Going to Lake Travis for July 4th? Beware of water hazards, dehydration, authorities warn

·4 min read

As water levels at Lake Travis continue to drop amid intense drought and extreme heat, authorities are bracing for an increase in boating activity on the lake over the July Fourth holiday weekend.

Even with Lake Travis at 57% full, people can still safely boat and swim there, said Maj. Craig Smith of the Travis County sheriff's office, which is tasked with patrolling the lake. But visitors need to go with extra caution.

Smith said many incidents that deputies respond to on the lake involve people unfamiliar with the lake. Boaters and swimmers can hit rock ledges or face hazards under water because of Lake Travis's unique, rocky terrain.

Smith is encouraging everyone — including those familiar with Lake Travis' myriad gullies and coves — to pay close attention to the terrain as more of the lake bed is exposed.

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A boat floats last month next to islands that have emerged because of low water levels in Lake Travis.
A boat floats last month next to islands that have emerged because of low water levels in Lake Travis.

"There are hazards today that were not hazards two weeks ago, or maybe last summer, or maybe the last time that a person may have been out on Lake Travis," Smith said. "Since it's a lake that changes literally weekly, it presents a lot of danger that people need to be careful with."

Last year, 10 people lost their lives on Lake Travis, and one person has died on the lake this year, according to the sheriff's office. In a partnership with the Lower Colorado River Authority, which manages the lake for flood control and hydroelectricity, and local businesses, the sheriff's office hopes to prevent more deaths this year.

This year, the LCRA and the sheriff’s office launched the Be LakeWise campaign to share water safety tips.

The campaign will distribute stickers, koozies and other swag with safety information to marina operators and rental facilities. Renters can reference these items in case of an emergency, said John Hoffman, LCRA executive vice president.

Smith said the sheriff's office will have extra patrols on the water 24 hours a day through the long weekend. Those patrols will be joined by the Texas Department of Public Safety, Lakeway and Austin police to look out for intoxicated boaters.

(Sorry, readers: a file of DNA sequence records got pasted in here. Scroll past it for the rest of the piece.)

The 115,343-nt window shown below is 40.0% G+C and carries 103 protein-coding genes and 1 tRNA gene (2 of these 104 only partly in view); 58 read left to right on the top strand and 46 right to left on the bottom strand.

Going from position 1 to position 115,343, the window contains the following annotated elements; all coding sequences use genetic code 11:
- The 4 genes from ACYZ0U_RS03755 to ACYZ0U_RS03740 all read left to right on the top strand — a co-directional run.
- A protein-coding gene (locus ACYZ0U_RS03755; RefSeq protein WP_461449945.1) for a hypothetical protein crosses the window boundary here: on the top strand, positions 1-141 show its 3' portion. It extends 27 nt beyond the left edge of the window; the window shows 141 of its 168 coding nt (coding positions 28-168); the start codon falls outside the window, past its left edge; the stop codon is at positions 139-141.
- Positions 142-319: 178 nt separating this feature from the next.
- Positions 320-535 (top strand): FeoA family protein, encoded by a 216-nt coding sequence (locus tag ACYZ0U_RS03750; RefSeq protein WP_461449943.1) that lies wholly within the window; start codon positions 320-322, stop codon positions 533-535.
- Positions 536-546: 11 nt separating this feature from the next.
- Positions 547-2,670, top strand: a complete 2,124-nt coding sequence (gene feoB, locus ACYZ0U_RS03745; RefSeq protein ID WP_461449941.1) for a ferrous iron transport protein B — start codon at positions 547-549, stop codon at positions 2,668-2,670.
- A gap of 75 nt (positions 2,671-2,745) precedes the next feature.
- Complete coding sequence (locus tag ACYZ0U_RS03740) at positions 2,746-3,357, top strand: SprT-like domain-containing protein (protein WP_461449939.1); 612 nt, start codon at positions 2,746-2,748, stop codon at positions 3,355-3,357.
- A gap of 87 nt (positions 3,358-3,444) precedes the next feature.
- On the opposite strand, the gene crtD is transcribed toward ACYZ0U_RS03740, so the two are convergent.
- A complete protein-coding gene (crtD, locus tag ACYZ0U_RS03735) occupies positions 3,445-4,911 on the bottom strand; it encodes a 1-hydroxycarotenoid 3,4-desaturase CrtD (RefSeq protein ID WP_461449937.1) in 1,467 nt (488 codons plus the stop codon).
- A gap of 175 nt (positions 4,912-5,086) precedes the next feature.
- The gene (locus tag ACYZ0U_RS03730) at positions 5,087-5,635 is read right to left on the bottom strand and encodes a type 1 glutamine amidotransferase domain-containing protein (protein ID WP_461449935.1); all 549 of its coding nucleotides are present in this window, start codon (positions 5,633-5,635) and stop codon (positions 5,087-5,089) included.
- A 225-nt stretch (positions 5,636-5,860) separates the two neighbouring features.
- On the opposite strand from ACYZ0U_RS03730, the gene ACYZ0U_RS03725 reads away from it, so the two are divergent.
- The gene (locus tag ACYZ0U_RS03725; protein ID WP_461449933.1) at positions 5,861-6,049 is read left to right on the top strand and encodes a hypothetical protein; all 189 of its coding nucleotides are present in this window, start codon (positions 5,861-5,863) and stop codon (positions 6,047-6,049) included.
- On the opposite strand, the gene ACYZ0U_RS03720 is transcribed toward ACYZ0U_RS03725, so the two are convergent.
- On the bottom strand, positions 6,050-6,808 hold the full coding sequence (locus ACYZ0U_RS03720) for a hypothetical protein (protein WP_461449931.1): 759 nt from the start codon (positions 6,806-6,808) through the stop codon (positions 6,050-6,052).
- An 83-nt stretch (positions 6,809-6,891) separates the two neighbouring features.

How to stay safe on the water

Wear a personal flotation device: Smith emphasized wearing a life jacket or some other personal floatation device is the No. 1 way to prevent drowning.

Even with lower water levels this year, Smith said the water can be 60 or 100 feet deep in some places, so when swimming off the back of the boat, he encourages people to carry a life jacket.

"Take a floatation device with you. Sit on it, hold on to it, wear it. Don't be afraid to use those life jackets," Smith said. "It really makes for a comfortable afternoon in the water when you float on the life jacket out behind the boat."

Know the signs of drowning: People on the lake should keep a close eye on everyone in their party to spot signs of drowning.

Signs of drowning could include silence, head tilted back, arms moving downward or floating face-down. Plunge drowning occurs when someone jumps into the water but doesn't come back up.

"It's not like what you see in the movies, in terms of people yelling and thrashing about in the water oftentimes, and the officers can tell you this when they do an investigation after one of these horrific drownings is people are just going underwater," Hoffman said.

"Take a floatation device with you. Sit on it, hold on to it, wear it. Don't be afraid to use those life jackets," advises Maj. Craig Smith of the Travis County sheriff's office.
"Take a floatation device with you. Sit on it, hold on to it, wear it. Don't be afraid to use those life jackets," advises Maj. Craig Smith of the Travis County sheriff's office.

In case of emergency: The Be LakeWise campaign's stickers, laminated cards and koozies outline steps for people to take in case of emergency.

  • Call 911 immediately.

  • Throw a flotation device out to someone in distress.

  • Know where you are on the lake using landmarks, mile markers or GPS location so help can find you.

  • Make noise using a horn, whistle or by yelling to get other boaters to come to assist you.

Stay hydrated: Dehydration is a real threat this weekend with temperatures forecast to reach triple digits. In case of an emergency, being hydrated ensures the ability to swim to safety without cramping or passing out.

“It is very, very important when you're exercising in the water, recreating in the water or drinking alcoholic beverages that you understand and appreciate the need for hydrating yourself so that you can remain lucid and able to take care of yourself,” Hoffman said.

This article originally appeared on Austin American-Statesman: July 4 at Lake Travis: Watch for water hazards, dehydration